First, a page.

Perhaps less impactful were the Custom’s Sealfast tuners with pearloid buttons, which were somewhat different from the Klusons on the Goldtop.
Two other changes rendered it a guitar that both felt and sounded entirely different from the Goldtop. First, at Paul’s request, the Custom was fitted with low, narrow frets, a feature that the artist felt made it faster to play and which earned it the nickname the Fretless Wonder.
This feature failed to excite many guitarists, especially some years later, when heavy string bending became a big part of the blues-rock repertoire. The frets left some players feeling that they didn’t have enough meat to grab onto without bottoming out while pushing strings hard.
Second, the Custom carried an entirely new pickup in its neck position. Developed by Seth Lover in late 1952 or ’53 at the behest of McCarty, the Alnico V pickup looked somewhat like a P90 but was constructed entirely differently and intended as an upgrade.
While the P90 (and the PAF humbucker to come) had bar magnets beneath the pickup’s coil, the Alnico V pickup used six individual rectangular Alnico V magnets as pole pieces.
These were placed within the pickup’s coil, an alteration that lent it a crisp, bright tone with plenty of snap and clarity. The appearance of those six pole pieces on the pickup’s front led to it being referred to as “the staple pickup.”
Employed on several of Gibson’s high-end archtop electrics of the mid ’50s, including the L-5CES, ES-5 and Byrdland, the Alnico V pickup made its debut on the original Les Paul Custom of 1954 and helped enhance string definition in the neck position.
With its individual, height-adjustable alnico poles, the Alnico V has much in common with the DeArmond Model 200, then best known as the Dynasonic pickup, and used in Gretsch guitars. It seems clear that McCarty and Lover were chasing that sound with the design.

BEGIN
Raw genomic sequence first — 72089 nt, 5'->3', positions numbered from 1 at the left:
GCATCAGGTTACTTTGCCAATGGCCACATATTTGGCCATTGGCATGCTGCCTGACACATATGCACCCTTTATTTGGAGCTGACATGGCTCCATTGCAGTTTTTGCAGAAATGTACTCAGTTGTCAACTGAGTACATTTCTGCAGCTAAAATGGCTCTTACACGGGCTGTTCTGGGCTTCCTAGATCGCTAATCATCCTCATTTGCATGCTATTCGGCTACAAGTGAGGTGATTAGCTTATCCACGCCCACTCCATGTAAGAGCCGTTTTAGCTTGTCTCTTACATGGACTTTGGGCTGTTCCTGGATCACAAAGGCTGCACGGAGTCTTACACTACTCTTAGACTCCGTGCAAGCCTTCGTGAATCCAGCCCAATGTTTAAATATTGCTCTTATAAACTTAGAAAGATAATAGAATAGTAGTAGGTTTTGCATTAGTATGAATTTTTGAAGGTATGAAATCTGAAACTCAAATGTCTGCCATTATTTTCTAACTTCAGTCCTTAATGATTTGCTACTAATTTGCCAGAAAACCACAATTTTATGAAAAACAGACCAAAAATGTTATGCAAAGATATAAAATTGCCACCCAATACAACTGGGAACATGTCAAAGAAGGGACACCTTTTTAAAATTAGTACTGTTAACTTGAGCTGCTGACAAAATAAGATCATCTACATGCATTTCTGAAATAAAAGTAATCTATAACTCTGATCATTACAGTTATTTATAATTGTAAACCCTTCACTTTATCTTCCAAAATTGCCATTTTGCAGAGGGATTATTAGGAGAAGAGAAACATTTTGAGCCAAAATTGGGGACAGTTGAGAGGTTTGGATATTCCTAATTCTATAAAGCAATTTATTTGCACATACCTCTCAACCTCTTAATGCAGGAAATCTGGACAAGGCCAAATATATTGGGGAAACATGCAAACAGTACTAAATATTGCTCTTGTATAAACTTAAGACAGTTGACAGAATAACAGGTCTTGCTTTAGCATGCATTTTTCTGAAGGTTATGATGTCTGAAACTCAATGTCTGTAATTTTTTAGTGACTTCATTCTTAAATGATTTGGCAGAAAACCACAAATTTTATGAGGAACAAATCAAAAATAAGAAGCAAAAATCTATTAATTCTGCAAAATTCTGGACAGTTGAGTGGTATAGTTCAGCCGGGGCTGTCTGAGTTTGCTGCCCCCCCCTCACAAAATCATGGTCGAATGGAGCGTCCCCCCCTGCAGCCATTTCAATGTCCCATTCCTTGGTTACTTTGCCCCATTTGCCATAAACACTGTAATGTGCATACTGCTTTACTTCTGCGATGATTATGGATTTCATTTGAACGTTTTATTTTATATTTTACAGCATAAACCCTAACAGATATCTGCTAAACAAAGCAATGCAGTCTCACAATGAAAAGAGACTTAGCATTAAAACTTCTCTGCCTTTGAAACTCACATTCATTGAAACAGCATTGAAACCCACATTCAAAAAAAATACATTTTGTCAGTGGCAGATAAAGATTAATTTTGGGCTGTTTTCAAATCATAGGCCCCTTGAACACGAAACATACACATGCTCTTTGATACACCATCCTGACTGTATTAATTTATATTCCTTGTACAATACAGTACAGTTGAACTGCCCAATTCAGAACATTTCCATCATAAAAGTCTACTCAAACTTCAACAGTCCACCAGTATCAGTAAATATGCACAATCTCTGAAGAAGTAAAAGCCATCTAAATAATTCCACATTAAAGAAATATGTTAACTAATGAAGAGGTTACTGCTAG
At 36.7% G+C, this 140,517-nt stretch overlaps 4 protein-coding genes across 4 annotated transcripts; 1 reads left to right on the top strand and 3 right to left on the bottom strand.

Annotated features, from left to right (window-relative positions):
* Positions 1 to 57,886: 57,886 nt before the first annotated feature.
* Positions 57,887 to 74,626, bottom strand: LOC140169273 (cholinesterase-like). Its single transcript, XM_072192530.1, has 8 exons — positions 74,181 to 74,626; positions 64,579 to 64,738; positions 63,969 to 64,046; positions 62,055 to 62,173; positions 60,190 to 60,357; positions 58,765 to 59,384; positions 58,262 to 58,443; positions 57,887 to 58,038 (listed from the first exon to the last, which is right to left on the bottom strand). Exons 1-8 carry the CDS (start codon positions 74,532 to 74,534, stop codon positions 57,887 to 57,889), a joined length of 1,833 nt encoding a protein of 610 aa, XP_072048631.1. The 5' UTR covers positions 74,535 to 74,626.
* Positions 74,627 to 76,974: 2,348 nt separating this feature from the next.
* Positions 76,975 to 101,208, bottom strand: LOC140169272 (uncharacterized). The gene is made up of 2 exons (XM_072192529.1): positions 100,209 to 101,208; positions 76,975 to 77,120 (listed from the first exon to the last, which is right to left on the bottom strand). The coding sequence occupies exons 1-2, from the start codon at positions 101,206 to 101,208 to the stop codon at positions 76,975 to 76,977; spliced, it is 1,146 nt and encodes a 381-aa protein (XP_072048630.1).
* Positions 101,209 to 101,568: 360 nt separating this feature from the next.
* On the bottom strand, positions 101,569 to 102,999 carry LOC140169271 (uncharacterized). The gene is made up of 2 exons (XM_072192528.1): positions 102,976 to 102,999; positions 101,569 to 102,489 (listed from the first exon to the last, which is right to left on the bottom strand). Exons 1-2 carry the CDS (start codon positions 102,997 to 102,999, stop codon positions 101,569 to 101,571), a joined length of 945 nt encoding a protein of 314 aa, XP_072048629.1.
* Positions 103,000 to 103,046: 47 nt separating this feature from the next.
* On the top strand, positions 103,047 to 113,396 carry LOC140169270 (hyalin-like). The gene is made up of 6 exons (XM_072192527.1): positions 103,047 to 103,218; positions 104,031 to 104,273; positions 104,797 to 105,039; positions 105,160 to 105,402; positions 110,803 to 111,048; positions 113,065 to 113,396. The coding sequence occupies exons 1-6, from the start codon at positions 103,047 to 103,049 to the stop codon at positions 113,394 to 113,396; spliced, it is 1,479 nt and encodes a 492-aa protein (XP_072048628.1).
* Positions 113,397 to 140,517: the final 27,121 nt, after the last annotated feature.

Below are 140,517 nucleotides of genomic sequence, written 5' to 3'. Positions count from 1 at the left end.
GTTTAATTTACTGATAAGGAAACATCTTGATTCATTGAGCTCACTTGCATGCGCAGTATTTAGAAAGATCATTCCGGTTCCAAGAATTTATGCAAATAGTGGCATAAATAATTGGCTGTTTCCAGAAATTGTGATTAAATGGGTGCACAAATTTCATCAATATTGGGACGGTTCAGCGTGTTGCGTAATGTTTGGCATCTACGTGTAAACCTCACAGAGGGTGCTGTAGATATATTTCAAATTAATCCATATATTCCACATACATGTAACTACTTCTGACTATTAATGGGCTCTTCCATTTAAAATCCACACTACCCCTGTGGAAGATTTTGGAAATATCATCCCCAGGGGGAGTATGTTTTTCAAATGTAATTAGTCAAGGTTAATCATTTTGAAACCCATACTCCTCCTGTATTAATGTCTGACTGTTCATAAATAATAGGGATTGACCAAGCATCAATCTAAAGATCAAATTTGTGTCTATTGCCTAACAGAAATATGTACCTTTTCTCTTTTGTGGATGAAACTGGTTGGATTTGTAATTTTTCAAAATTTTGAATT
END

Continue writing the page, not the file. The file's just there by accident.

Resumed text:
Fender’s pickups also had individual alnico poles, although they weren’t adjustable. Years later, Lover as much as said in several interviews that the only reason he used rectangular bar magnet segments rather than round rod segments was to differentiate Gibson’s pickup from others on the market.
There was one more very significant difference between the Goldtop and Custom. While the opaque finish of both models hid the wood used for the top, the Custom was made entirely of mahogany, with a carved mahogany top rather than the Goldtop’s carved maple top.
The variation in timber also contributed to further slight differences in tone between the two, with a little more warmth in the Custom, and less of the Goldtop’s maple-fueled snap and clarity, although some of that was made up for by the hard ebony fingerboard and the Alnico V pickup in the neck position.